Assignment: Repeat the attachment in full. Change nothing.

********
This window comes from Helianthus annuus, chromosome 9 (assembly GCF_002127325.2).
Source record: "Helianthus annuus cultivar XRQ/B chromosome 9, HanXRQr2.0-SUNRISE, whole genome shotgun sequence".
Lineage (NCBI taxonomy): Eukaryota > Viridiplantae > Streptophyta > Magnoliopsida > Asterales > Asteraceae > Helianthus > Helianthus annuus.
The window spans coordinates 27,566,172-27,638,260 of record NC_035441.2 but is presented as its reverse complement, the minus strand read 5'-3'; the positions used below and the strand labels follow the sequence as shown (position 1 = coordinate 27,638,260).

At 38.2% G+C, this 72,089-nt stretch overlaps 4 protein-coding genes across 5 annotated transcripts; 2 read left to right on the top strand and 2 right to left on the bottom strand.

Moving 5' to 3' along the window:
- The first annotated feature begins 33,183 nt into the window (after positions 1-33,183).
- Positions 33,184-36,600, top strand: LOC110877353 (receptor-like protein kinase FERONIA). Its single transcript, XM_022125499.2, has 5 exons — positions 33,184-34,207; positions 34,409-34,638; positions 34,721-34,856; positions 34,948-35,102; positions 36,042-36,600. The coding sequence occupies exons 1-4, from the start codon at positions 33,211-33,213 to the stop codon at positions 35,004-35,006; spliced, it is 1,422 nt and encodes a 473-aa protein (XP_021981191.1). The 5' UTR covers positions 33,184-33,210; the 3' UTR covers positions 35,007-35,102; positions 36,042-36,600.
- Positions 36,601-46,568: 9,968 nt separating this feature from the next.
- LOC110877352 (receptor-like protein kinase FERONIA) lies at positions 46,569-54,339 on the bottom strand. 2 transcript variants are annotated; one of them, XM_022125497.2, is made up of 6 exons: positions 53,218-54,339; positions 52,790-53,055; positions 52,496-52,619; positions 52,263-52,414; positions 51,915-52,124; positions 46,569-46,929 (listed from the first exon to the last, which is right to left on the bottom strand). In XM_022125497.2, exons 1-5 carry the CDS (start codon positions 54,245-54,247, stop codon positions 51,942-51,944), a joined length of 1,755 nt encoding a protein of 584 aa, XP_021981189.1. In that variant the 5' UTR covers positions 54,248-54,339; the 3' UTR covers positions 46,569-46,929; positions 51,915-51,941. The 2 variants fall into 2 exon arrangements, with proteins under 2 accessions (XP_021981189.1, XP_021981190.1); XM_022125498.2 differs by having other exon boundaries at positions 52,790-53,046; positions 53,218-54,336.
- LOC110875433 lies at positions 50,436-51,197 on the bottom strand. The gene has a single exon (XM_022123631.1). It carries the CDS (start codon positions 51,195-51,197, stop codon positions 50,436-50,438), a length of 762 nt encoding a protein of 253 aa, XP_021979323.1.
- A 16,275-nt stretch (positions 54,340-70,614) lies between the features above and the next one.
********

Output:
This window comes from Helianthus annuus, chromosome 9 (assembly GCF_002127325.2).
Source record: "Helianthus annuus cultivar XRQ/B chromosome 9, HanXRQr2.0-SUNRISE, whole genome shotgun sequence".
Lineage (NCBI taxonomy): Eukaryota > Viridiplantae > Streptophyta > Magnoliopsida > Asterales > Asteraceae > Helianthus > Helianthus annuus.
The window spans coordinates 27,566,172-27,638,260 of record NC_035441.2 but is presented as its reverse complement, the minus strand read 5'-3'; the positions used below and the strand labels follow the sequence as shown (position 1 = coordinate 27,638,260).

At 38.2% G+C, this 72,089-nt stretch overlaps 4 protein-coding genes across 5 annotated transcripts; 2 read left to right on the top strand and 2 right to left on the bottom strand.

Moving 5' to 3' along the window:
- The first annotated feature begins 33,183 nt into the window (after positions 1-33,183).
- Positions 33,184-36,600, top strand: LOC110877353 (receptor-like protein kinase FERONIA). Its single transcript, XM_022125499.2, has 5 exons — positions 33,184-34,207; positions 34,409-34,638; positions 34,721-34,856; positions 34,948-35,102; positions 36,042-36,600. The coding sequence occupies exons 1-4, from the start codon at positions 33,211-33,213 to the stop codon at positions 35,004-35,006; spliced, it is 1,422 nt and encodes a 473-aa protein (XP_021981191.1). The 5' UTR covers positions 33,184-33,210; the 3' UTR covers positions 35,007-35,102; positions 36,042-36,600.
- Positions 36,601-46,568: 9,968 nt separating this feature from the next.
- LOC110877352 (receptor-like protein kinase FERONIA) lies at positions 46,569-54,339 on the bottom strand. 2 transcript variants are annotated; one of them, XM_022125497.2, is made up of 6 exons: positions 53,218-54,339; positions 52,790-53,055; positions 52,496-52,619; positions 52,263-52,414; positions 51,915-52,124; positions 46,569-46,929 (listed from the first exon to the last, which is right to left on the bottom strand). In XM_022125497.2, exons 1-5 carry the CDS (start codon positions 54,245-54,247, stop codon positions 51,942-51,944), a joined length of 1,755 nt encoding a protein of 584 aa, XP_021981189.1. In that variant the 5' UTR covers positions 54,248-54,339; the 3' UTR covers positions 46,569-46,929; positions 51,915-51,941. The 2 variants fall into 2 exon arrangements, with proteins under 2 accessions (XP_021981189.1, XP_021981190.1); XM_022125498.2 differs by having other exon boundaries at positions 52,790-53,046; positions 53,218-54,336.
- LOC110875433 lies at positions 50,436-51,197 on the bottom strand. The gene has a single exon (XM_022123631.1). It carries the CDS (start codon positions 51,195-51,197, stop codon positions 50,436-50,438), a length of 762 nt encoding a protein of 253 aa, XP_021979323.1.
- A 16,275-nt stretch (positions 54,340-70,614) lies between the features above and the next one.